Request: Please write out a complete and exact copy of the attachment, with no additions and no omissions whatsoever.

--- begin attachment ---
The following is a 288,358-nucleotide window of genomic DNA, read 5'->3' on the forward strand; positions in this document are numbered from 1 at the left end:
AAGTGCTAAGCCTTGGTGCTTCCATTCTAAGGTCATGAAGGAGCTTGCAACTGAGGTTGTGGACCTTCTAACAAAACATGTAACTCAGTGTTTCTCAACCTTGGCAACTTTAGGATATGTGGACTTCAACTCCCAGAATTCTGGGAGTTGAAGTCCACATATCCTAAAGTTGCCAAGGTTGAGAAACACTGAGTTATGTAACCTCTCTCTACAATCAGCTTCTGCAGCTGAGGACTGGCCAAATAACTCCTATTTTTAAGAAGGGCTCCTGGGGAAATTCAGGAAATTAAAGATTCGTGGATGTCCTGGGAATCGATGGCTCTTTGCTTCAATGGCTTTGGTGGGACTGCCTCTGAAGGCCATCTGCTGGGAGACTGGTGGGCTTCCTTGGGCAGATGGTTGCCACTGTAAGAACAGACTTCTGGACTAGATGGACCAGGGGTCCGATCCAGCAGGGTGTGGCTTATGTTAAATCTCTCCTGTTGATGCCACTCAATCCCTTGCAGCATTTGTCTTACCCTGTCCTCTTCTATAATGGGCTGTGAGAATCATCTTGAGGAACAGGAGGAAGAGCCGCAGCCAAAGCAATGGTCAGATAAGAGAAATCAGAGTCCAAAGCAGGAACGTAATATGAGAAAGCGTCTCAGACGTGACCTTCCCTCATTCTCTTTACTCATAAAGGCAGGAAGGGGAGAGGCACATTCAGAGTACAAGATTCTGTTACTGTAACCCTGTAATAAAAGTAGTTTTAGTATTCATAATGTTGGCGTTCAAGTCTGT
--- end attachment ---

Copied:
The following is a 288,358-nucleotide window of genomic DNA, read 5'->3' on the forward strand; positions in this document are numbered from 1 at the left end:
AAGTGCTAAGCCTTGGTGCTTCCATTCTAAGGTCATGAAGGAGCTTGCAACTGAGGTTGTGGACCTTCTAACAAAACATGTAACTCAGTGTTTCTCAACCTTGGCAACTTTAGGATATGTGGACTTCAACTCCCAGAATTCTGGGAGTTGAAGTCCACATATCCTAAAGTTGCCAAGGTTGAGAAACACTGAGTTATGTAACCTCTCTCTACAATCAGCTTCTGCAGCTGAGGACTGGCCAAATAACTCCTATTTTTAAGAAGGGCTCCTGGGGAAATTCAGGAAATTAAAGATTCGTGGATGTCCTGGGAATCGATGGCTCTTTGCTTCAATGGCTTTGGTGGGACTGCCTCTGAAGGCCATCTGCTGGGAGACTGGTGGGCTTCCTTGGGCAGATGGTTGCCACTGTAAGAACAGACTTCTGGACTAGATGGACCAGGGGTCCGATCCAGCAGGGTGTGGCTTATGTTAAATCTCTCCTGTTGATGCCACTCAATCCCTTGCAGCATTTGTCTTACCCTGTCCTCTTCTATAATGGGCTGTGAGAATCATCTTGAGGAACAGGAGGAAGAGCCGCAGCCAAAGCAATGGTCAGATAAGAGAAATCAGAGTCCAAAGCAGGAACGTAATATGAGAAAGCGTCTCAGACGTGACCTTCCCTCATTCTCTTTACTCATAAAGGCAGGAAGGGGAGAGGCACATTCAGAGTACAAGATTCTGTTACTGTAACCCTGTAATAAAAGTAGTTTTAGTATTCATAATGTTGGCGTTCAAGTCTGT